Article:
Questions and Advice on Buying an Existing Coffee Shop

iheartcoffeeshops

New member
Apr 30, 2016
3
0
Hi all,

I would like to make an offer on an established local coffee shop that's up for sale, and I could really use some advice since it's my first time doing this.

Backgrounds on the shop:
Been in business for almost 8 years, the owner is selling so she can either slow down a bit or potentially start her own bakery.
Product offerings: coffee, espresso drinks, tea, smoothies, baked goods and light sandwiches.
Average monthly financials: Revenue $20 k, COGS 55% of revenue, labor $6k, rent is $450/month (more details below), other expenses at $600/month, and profit to owner is $3k.
Asking price: $100k
The shop is located in a great neighborhood that's surrounded by numerous apartment complexes. The store itself is about 1100sf with high ceilings and another 1000 sf patio area overlooking a creek/walking trail, which in this area is rare. Best of all, there's not an independently-owned coffee shop within a 10-mile radius, and yet this is one of the biggest US cities.

Additional background: The shop wasn't profitable for the first 5 years, and the landlord which is the City, would like to help her sustain her business, so they kept dropping rent from $1800 to the current $450/month (similar rent in the area would be at least $2500 per month), where the shop is finally profitable. The business has a 4.5-star rating on Yelp, and have quite some regular customers.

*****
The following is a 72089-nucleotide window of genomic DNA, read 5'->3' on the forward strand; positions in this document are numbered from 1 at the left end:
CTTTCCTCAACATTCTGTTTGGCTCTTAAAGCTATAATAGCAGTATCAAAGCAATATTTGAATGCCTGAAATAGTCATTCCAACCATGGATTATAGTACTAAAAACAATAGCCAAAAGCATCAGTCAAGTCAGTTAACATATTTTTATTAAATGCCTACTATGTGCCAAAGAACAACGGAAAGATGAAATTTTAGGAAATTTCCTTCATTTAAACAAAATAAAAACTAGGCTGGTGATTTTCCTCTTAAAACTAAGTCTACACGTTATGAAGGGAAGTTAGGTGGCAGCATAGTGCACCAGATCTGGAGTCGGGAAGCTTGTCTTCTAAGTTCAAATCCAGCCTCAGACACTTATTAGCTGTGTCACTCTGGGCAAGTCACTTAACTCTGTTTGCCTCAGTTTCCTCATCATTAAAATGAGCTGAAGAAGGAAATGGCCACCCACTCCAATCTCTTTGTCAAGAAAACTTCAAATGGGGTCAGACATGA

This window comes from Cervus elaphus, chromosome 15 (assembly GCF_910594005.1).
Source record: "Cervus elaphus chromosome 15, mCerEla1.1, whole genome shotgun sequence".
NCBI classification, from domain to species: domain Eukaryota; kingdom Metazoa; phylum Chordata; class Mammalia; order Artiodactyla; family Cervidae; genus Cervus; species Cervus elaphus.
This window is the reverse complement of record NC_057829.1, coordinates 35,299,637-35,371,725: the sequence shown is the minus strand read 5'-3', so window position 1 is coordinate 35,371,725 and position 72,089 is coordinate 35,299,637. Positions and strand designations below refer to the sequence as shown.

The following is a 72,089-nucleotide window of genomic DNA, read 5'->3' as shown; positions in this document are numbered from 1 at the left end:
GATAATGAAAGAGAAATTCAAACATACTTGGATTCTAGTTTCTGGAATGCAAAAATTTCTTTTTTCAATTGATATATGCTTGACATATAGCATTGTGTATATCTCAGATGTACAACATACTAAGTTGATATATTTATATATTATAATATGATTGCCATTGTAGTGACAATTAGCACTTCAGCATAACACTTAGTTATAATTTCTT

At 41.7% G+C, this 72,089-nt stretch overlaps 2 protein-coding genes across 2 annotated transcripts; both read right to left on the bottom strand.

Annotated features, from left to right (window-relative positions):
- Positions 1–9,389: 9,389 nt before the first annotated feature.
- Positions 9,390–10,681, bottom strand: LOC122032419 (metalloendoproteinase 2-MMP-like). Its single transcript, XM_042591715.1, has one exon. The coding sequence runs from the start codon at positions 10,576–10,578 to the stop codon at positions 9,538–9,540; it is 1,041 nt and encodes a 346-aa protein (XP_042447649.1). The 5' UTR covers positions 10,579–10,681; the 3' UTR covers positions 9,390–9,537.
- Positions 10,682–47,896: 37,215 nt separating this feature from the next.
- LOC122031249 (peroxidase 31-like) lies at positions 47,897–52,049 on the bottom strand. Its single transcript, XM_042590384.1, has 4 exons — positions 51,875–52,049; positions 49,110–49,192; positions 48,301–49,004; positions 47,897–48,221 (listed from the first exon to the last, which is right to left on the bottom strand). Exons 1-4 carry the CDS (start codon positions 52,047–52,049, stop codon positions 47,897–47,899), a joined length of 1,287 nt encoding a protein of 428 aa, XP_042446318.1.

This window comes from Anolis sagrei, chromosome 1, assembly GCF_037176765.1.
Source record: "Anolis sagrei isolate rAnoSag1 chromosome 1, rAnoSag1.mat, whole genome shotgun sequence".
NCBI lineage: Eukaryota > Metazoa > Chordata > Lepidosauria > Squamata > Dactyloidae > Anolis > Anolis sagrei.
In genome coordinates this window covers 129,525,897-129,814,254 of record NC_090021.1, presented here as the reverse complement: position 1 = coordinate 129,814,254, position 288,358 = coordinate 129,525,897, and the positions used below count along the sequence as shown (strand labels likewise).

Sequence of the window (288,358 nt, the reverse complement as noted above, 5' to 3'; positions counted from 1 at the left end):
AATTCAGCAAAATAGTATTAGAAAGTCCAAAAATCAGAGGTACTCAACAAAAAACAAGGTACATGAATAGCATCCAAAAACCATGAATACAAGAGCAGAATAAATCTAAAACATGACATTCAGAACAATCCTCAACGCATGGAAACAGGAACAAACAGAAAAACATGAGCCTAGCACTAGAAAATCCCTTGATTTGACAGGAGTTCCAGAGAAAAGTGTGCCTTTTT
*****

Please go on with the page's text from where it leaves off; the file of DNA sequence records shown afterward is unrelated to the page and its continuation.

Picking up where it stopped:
Furthermore, the owner spends 40 hours in the shop every week, and she's not paying herself. The owner mentions that she's not a business person and doesn't understand why COG is so high at 55%. Revenue breakdown is 50/50 between food and drinks, and she makes half of the food herself at her separate commercial kitchen.

My observations and future plans: Without seeing the detail financials (the broker wouldn't disclose unless an offer has been accepted, which is a pain for me, but I am putting a lot of contingencies), I believe the business is mis-managed and COGS shouldn't be as high as 55%, especially if she makes the majority of the food in house. On the labor side, $6k / month I believe is a low number. From talking to the owner and seeing their staffing schedule, it should be running at least $8k/month. Regardless, I do believe the shop can run with only $6k/month labor consider many times I went, they were just way over staffed. The customers seemed to rave more about the baked goods (the owner is a great baker with impressive baking background), but not so much on the drinks. Their coffee is really disappointing.